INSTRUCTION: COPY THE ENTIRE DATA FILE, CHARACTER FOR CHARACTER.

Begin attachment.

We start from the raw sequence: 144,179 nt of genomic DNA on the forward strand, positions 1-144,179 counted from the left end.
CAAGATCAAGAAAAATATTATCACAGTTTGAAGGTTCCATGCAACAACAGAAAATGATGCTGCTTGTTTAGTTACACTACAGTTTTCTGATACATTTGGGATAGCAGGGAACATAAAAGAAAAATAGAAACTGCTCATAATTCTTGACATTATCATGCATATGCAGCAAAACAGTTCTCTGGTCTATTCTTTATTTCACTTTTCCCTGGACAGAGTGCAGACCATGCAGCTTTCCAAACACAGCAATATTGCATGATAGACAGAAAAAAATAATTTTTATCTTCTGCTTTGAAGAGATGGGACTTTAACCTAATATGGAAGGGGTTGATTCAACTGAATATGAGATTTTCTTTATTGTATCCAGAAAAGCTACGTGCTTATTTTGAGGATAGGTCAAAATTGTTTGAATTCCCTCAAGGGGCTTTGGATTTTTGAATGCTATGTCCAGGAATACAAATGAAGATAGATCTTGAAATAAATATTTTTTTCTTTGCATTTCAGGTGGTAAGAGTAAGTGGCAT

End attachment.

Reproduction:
We start from the raw sequence: 144,179 nt of genomic DNA on the forward strand, positions 1-144,179 counted from the left end.
CAAGATCAAGAAAAATATTATCACAGTTTGAAGGTTCCATGCAACAACAGAAAATGATGCTGCTTGTTTAGTTACACTACAGTTTTCTGATACATTTGGGATAGCAGGGAACATAAAAGAAAAATAGAAACTGCTCATAATTCTTGACATTATCATGCATATGCAGCAAAACAGTTCTCTGGTCTATTCTTTATTTCACTTTTCCCTGGACAGAGTGCAGACCATGCAGCTTTCCAAACACAGCAATATTGCATGATAGACAGAAAAAAATAATTTTTATCTTCTGCTTTGAAGAGATGGGACTTTAACCTAATATGGAAGGGGTTGATTCAACTGAATATGAGATTTTCTTTATTGTATCCAGAAAAGCTACGTGCTTATTTTGAGGATAGGTCAAAATTGTTTGAATTCCCTCAAGGGGCTTTGGATTTTTGAATGCTATGTCCAGGAATACAAATGAAGATAGATCTTGAAATAAATATTTTTTTCTTTGCATTTCAGGTGGTAAGAGTAAGTGGCAT